New Year, new role

With the start of a new year and a new term, I have moved to take-up a new role as Careers Leader at Milton Keynes College.


It’s new role in the College staffing structure as the team look to meet and surpass all of the Gatsby requirements for Further Education Colleges.

So, over the forthcoming months this blog will still continue (although perhaps a little more sporadically) with a Further Education and Secondary CEIAG focus.

I hope that 2019 will bring you the challenges and successes that you desire!


The jobs, they have been a-changing

In another 100+ years, what would the folk of the future think of today’s job titles?

Banned: “Preparing young people for jobs that don’t yet exist”

Taking a lead from the recent AGCAS Phoenix magazine with the theme “Careers concepts which should be banned” (and by that I mean stealing the idea) I would like to put forward a concept, or more specifically a phrase, that I contend should be forever banned from a politician’s vocabulary when speaking about careers work in Secondary schools…

……unless, that is,  they actually start using it in the way it should be used.

The “jobs that don’t yet exist” phrase is usually deployed by politicians in their speeches when they attempt to confront the numerous issues identified by the numerous reports regarding the state of school age Careers work and to show they can understand the bigger picture. It conjures forth job titles from the space age such as Hydrogen Station Manager and Avatar security consultant that hold the promise of exciting new careers awaiting (somehow) prepared youngsters. A phrase that is designed to highlight their keen economic mind and but, in reality, ends up saying absolutely nothing.

A recent example appeared in Tristram Hunt’s speech at a Policy Exchange event but Micheal Gove has also been happy to jump on the “future jobs” bandwagon.

How can we prepare young people for jobs that don’t yet exist in industries that haven’t yet been invented in a world-changing faster than any of us can predict?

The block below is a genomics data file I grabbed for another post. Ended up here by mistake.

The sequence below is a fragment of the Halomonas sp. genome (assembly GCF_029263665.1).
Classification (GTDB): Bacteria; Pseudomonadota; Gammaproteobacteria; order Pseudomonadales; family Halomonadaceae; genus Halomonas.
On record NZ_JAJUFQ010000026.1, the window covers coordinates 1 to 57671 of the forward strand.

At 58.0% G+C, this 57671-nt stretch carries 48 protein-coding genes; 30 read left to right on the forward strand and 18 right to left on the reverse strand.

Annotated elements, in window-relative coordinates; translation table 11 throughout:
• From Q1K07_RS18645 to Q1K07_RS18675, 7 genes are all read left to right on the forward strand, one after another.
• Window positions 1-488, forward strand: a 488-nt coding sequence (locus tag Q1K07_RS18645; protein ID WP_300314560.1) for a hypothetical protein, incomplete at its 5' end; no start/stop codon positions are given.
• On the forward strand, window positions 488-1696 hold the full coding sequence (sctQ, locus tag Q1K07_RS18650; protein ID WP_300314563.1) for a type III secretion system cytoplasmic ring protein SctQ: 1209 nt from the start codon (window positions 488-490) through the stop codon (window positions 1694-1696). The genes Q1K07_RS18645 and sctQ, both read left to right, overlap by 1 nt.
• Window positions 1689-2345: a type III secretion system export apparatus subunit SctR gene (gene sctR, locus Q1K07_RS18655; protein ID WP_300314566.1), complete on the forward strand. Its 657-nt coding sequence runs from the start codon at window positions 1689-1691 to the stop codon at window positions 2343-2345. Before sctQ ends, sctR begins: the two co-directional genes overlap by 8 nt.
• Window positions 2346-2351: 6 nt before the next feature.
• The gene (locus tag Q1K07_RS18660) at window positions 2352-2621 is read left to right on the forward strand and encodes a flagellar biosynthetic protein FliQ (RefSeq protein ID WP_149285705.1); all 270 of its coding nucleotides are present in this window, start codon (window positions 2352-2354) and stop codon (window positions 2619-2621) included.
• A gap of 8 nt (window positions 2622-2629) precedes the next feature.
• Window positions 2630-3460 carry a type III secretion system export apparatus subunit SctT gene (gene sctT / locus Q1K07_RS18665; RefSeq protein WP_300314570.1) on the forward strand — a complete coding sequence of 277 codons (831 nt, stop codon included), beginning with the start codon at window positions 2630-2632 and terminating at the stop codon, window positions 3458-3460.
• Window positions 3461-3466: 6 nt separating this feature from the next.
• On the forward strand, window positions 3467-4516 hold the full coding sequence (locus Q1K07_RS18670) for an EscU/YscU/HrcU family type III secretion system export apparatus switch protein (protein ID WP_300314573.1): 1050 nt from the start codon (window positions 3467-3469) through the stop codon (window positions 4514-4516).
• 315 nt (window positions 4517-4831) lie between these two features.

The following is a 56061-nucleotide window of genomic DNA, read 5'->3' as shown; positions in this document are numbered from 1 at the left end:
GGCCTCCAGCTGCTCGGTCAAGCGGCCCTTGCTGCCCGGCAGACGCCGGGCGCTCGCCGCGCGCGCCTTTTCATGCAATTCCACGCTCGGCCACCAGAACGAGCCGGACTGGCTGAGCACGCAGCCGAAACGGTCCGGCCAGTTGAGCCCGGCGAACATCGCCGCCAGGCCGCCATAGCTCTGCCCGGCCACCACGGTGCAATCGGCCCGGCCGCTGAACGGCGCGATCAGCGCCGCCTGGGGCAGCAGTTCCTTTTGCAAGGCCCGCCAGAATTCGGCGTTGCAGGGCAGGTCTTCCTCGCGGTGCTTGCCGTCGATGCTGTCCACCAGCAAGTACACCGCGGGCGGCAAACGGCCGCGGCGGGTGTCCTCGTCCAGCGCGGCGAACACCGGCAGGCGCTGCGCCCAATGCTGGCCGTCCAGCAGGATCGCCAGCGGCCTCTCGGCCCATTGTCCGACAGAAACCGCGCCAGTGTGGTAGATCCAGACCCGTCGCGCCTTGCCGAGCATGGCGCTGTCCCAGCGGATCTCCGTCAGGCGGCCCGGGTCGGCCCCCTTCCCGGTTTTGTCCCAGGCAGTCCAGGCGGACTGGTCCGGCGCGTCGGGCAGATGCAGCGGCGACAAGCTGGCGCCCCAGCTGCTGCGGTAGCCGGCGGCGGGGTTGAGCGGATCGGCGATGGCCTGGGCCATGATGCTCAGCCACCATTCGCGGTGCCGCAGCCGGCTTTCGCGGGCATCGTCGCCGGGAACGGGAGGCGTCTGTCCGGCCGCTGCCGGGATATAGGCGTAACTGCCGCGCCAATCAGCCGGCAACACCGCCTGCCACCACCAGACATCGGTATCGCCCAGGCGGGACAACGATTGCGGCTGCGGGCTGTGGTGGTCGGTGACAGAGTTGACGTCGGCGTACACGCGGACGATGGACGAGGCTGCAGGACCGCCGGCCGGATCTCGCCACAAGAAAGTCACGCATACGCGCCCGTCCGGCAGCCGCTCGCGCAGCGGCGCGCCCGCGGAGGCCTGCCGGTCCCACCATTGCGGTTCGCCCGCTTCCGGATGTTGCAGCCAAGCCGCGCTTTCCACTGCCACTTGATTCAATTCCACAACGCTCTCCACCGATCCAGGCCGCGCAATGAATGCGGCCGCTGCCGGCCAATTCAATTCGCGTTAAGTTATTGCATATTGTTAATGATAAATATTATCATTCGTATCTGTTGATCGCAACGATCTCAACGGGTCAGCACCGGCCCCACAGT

During Hunt’s speech I tweeted:

which *I think* people took the wrong way, which is why I’m writing this post; most uses of the “preparing young people for jobs that don’t yet exist” phrase bandwagon are utterly empty cul-de-sacs of educational discourse that our elected leaders hide in when they want to sound interesting. Of course, political speeches are often the art of making complicated civil service structural reform and legislation into headline grabbing generalisations but those of us at the coal face would still like to cling to the slim hope that this can be achieved with a smidgen of substance.

This doesn’t do that. It merely states the obvious, that schools have never known the future jobs their alumni would graduate to.

That is that schools and whatever wider careers framework they lead to have already been preparing young people for jobs that didn’t exist yet since, well, the beginning of schools and education.

Whatever formal schooling Tony Janus received in Washington DC at the turn of the 20th century it prepared him well enough to become the world’s first commercial airline pilot.

I doubt that Jonathon Fletcher’s school experience in Scarborough included learning about the possibilities of web-based indexing systems but that didn’t stop him writing Jumpstation in 1993, the first search engine.

When Adam Kontras started to document his move to Los Angeles to ‘make it’ in show-business with online vlogs, I doubt very much that his school experience covered becoming the first vlogger in an industry that now earns beauty vloggers up to £20,000 a month.

These are 3 examples from millions. Progress happens on the foundations laid by education and innovation.

Another problem with predicting the “jobs of the future” soothsayers trick is that those predictions are only based on a few criteria such as expected progress in affordable technology. Only a few years ago large numbers of people retrained to become Domestic Energy Assessors as the Government was due to introduce a requirement to gain an energy assessment as part of the planned Home Information Pack (HIP). Until, that was, when the  HIP was scrapped and, for a period, all of those newly qualified Assessors became suddenly unnecessary. An entire career pathway hung in the balance not due to advancements in technology or the changing needs of the market but on the stroke of a bureaucrats pen.

The CEIAG sector needs our politicians to be more lucid and eloquent when speaking about preparing the next generation for their career pathways. We need them to be able to summarise the skills and attributes that business leaders are saying will be needed to navigate the future labour market. Attributes to succeed such as:

and those detailed in reports such as Tomorrow’s Growth from the CBI.

This “future jobs” nonsense needs to be consigned to the dustbin of history before anymore of this ‘future’ happens.